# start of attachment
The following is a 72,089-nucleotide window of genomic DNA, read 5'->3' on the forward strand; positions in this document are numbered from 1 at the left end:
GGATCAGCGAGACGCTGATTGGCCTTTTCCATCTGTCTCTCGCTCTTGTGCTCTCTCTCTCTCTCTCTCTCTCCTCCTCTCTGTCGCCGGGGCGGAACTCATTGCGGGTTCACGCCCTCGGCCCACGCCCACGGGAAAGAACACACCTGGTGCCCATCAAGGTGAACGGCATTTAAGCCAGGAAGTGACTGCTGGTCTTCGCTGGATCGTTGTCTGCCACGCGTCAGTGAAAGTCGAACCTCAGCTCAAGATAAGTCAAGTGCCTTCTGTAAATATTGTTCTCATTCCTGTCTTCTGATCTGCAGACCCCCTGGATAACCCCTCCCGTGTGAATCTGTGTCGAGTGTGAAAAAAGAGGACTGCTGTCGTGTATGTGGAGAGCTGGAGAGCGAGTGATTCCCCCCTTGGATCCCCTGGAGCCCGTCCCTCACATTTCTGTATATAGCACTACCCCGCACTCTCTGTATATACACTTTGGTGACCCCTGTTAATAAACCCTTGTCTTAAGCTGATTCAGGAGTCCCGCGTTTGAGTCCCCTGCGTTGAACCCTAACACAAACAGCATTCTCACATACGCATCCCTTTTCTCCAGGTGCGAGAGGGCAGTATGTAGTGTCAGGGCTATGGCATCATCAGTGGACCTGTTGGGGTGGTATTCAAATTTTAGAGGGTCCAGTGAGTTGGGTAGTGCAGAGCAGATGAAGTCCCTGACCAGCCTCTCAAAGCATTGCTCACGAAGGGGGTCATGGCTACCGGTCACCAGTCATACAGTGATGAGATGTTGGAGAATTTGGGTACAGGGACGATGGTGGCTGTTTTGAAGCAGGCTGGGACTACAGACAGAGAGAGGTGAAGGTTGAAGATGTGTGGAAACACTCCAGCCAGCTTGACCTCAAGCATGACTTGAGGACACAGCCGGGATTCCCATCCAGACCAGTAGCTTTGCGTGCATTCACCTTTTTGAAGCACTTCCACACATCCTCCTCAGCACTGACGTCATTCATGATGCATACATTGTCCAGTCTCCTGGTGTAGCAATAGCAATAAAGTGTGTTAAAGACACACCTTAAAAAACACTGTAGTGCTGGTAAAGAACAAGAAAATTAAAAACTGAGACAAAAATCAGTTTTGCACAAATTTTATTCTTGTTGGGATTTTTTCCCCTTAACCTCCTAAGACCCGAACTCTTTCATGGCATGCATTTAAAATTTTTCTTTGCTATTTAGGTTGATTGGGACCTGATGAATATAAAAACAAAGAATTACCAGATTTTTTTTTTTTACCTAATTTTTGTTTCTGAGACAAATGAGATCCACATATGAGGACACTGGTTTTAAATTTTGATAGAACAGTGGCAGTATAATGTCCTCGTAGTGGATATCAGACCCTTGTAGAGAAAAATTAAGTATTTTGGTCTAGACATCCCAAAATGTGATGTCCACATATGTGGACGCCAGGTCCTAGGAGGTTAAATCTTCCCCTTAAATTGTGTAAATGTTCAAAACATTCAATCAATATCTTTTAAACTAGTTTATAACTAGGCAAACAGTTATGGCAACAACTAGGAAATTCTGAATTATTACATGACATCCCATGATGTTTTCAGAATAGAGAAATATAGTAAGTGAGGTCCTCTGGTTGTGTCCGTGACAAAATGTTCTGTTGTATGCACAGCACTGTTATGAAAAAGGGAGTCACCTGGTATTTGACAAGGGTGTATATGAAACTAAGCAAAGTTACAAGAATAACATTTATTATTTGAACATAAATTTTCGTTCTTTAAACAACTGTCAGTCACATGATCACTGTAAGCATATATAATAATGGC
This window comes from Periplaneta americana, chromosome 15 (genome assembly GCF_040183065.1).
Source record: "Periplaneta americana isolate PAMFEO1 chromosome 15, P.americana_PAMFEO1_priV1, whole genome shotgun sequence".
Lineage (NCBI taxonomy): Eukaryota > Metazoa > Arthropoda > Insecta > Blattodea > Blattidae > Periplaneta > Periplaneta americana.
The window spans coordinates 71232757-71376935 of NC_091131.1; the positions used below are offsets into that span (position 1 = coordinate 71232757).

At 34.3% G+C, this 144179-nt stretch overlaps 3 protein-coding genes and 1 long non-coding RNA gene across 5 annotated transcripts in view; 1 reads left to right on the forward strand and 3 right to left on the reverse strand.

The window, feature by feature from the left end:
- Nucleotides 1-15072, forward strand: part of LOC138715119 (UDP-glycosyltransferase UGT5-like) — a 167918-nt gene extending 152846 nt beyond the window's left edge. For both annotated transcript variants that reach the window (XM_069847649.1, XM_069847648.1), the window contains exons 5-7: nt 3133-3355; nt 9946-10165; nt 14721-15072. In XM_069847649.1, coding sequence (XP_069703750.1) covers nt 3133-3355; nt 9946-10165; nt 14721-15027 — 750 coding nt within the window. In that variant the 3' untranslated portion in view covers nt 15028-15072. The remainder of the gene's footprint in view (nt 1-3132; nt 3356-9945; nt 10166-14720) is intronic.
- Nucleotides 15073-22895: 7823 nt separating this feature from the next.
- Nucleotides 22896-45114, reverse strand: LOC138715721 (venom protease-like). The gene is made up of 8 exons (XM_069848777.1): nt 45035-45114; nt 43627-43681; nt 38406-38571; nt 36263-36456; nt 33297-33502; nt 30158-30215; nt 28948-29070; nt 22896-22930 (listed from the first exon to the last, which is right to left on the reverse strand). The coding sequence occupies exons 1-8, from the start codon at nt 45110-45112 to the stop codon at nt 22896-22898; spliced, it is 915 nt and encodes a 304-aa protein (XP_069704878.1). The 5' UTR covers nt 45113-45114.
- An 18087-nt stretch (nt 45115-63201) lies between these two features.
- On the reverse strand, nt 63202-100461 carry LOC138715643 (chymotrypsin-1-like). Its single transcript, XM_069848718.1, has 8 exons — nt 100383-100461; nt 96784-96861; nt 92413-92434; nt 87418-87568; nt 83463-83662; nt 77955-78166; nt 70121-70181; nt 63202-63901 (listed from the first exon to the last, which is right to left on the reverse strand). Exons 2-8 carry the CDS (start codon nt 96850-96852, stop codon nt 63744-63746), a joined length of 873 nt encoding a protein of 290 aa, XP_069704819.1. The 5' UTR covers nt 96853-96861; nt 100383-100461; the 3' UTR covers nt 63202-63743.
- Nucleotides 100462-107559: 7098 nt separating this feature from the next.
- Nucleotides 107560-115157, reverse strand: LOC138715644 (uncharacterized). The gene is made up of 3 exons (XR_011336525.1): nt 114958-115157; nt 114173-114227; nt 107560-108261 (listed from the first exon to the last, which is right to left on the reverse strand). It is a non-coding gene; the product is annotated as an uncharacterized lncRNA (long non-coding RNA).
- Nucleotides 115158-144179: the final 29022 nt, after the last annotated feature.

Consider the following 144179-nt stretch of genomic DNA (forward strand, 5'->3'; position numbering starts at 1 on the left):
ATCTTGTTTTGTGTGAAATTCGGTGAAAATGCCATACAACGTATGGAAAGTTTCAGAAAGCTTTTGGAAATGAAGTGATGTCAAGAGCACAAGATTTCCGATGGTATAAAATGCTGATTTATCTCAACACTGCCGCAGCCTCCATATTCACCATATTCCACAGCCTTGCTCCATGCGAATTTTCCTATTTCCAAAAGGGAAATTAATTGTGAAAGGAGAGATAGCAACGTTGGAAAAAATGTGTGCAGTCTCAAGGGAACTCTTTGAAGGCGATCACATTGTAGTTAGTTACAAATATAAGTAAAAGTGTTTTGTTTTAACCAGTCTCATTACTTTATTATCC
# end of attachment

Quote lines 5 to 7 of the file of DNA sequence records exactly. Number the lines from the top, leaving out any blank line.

Lineage (NCBI taxonomy): Eukaryota > Metazoa > Arthropoda > Insecta > Blattodea > Blattidae > Periplaneta > Periplaneta americana.
The window spans coordinates 71232757-71376935 of NC_091131.1; the positions used below are offsets into that span (position 1 = coordinate 71232757).

At 34.3% G+C, this 144179-nt stretch overlaps 3 protein-coding genes and 1 long non-coding RNA gene across 5 annotated transcripts in view; 1 reads left to right on the forward strand and 3 right to left on the reverse strand.